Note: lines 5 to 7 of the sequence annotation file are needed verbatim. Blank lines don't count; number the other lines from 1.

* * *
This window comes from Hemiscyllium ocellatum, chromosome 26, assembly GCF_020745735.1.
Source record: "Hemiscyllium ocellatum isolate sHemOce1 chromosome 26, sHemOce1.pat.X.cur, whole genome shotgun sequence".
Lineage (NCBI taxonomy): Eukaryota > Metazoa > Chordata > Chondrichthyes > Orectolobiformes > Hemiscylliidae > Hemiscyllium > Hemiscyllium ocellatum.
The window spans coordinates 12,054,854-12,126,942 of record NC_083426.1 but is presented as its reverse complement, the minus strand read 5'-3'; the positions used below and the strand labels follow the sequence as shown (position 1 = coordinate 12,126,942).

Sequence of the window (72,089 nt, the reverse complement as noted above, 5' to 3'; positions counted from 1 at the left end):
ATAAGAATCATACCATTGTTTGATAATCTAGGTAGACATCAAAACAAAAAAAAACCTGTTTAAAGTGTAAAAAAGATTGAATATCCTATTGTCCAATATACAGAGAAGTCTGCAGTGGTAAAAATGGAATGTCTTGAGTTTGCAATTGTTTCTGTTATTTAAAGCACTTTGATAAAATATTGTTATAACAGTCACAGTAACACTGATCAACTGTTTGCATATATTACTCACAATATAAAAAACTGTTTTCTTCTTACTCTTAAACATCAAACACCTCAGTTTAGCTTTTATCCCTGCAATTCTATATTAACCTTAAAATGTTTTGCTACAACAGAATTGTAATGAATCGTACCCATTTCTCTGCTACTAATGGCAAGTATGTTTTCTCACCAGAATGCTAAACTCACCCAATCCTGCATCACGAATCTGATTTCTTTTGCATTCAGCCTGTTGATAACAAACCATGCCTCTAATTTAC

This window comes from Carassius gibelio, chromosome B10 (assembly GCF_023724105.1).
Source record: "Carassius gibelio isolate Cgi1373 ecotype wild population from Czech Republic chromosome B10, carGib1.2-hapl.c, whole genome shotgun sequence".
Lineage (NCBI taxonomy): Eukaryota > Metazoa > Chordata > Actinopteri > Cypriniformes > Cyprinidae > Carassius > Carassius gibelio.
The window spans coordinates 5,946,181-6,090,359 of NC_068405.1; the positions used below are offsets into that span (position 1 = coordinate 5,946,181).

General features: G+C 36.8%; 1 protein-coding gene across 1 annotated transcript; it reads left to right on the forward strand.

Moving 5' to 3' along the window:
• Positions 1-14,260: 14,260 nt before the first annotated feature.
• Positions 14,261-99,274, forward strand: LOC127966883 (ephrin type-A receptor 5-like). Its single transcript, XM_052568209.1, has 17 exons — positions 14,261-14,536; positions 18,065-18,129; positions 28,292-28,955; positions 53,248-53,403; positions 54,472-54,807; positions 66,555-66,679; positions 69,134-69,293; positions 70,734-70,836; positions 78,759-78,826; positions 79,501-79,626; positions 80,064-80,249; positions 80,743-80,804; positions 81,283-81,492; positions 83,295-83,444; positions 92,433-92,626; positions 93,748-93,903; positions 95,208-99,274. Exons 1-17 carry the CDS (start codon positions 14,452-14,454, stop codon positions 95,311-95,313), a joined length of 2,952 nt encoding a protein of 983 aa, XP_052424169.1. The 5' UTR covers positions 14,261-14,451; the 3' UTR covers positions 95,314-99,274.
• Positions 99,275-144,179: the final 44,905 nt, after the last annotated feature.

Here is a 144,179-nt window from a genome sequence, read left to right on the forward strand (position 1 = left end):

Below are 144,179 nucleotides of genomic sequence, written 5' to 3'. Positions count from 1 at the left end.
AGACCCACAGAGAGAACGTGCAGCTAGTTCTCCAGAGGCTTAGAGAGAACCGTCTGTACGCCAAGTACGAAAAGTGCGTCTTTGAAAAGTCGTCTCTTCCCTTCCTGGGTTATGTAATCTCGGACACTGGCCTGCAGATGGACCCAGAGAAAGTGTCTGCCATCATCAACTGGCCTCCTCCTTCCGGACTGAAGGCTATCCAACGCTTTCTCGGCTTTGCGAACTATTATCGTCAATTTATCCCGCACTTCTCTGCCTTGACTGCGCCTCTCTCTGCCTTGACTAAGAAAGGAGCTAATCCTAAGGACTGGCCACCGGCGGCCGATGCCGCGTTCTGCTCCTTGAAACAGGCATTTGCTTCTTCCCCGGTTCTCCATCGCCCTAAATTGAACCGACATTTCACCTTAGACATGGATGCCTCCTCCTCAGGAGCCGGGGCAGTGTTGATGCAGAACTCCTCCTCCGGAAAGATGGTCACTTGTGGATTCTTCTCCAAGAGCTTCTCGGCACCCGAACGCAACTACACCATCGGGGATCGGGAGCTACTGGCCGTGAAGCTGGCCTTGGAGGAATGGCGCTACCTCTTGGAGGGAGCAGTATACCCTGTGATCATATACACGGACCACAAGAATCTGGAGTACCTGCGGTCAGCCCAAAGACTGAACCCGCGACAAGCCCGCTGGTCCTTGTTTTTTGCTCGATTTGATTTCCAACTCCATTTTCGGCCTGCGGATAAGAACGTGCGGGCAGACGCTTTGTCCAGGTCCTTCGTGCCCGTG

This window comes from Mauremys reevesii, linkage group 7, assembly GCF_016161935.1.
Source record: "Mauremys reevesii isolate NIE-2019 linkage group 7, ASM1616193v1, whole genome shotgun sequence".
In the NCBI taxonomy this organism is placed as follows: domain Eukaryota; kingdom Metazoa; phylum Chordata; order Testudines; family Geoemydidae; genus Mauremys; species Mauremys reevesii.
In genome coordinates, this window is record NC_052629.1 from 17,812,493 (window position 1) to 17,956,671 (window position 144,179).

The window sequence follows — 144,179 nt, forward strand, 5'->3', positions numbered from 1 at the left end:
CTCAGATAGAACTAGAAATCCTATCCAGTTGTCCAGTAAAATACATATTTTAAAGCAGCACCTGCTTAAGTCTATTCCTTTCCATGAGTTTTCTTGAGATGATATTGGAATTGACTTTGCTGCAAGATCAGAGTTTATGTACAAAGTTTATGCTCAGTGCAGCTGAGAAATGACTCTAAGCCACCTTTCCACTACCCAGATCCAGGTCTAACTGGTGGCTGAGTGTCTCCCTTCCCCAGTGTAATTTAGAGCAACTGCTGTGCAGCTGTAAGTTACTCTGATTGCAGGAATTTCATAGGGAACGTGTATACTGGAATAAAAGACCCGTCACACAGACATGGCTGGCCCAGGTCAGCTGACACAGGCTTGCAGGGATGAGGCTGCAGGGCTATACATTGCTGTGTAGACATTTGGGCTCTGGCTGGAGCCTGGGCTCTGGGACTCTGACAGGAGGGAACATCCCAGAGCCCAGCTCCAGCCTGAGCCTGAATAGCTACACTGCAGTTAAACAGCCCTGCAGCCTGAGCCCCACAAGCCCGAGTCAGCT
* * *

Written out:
Sequence of the window (72,089 nt, the reverse complement as noted above, 5' to 3'; positions counted from 1 at the left end):
ATAAGAATCATACCATTGTTTGATAATCTAGGTAGACATCAAAACAAAAAAAAACCTGTTTAAAGTGTAAAAAAGATTGAATATCCTATTGTCCAATATACAGAGAAGTCTGCAGTGGTAAAAATGGAATGTCTTGAGTTTGCAATTGTTTCTGTTATTTAAAGCACTTTGATAAAATATTGTTATAACAGTCACAGTAACACTGATCAACTGTTTGCATATATTACTCACAATATAAAAAACTGTTTTCTTCTTACTCTTAAACATCAAACACCTCAGTTTAGCTTTTATCCCTGCAATTCTATATTAACCTTAAAATGTTTTGCTACAACAGAATTGTAATGAATCGTACCCATTTCTCTGCTACTAATGGCAAGTATGTTTTCTCACCAGAATGCTAAACTCACCCAATCCTGCATCACGAATCTGATTTCTTTTGCATTCAGCCTGTTGATAACAAACCATGCCTCTAATTTAC

This window comes from Carassius gibelio, chromosome B10 (assembly GCF_023724105.1).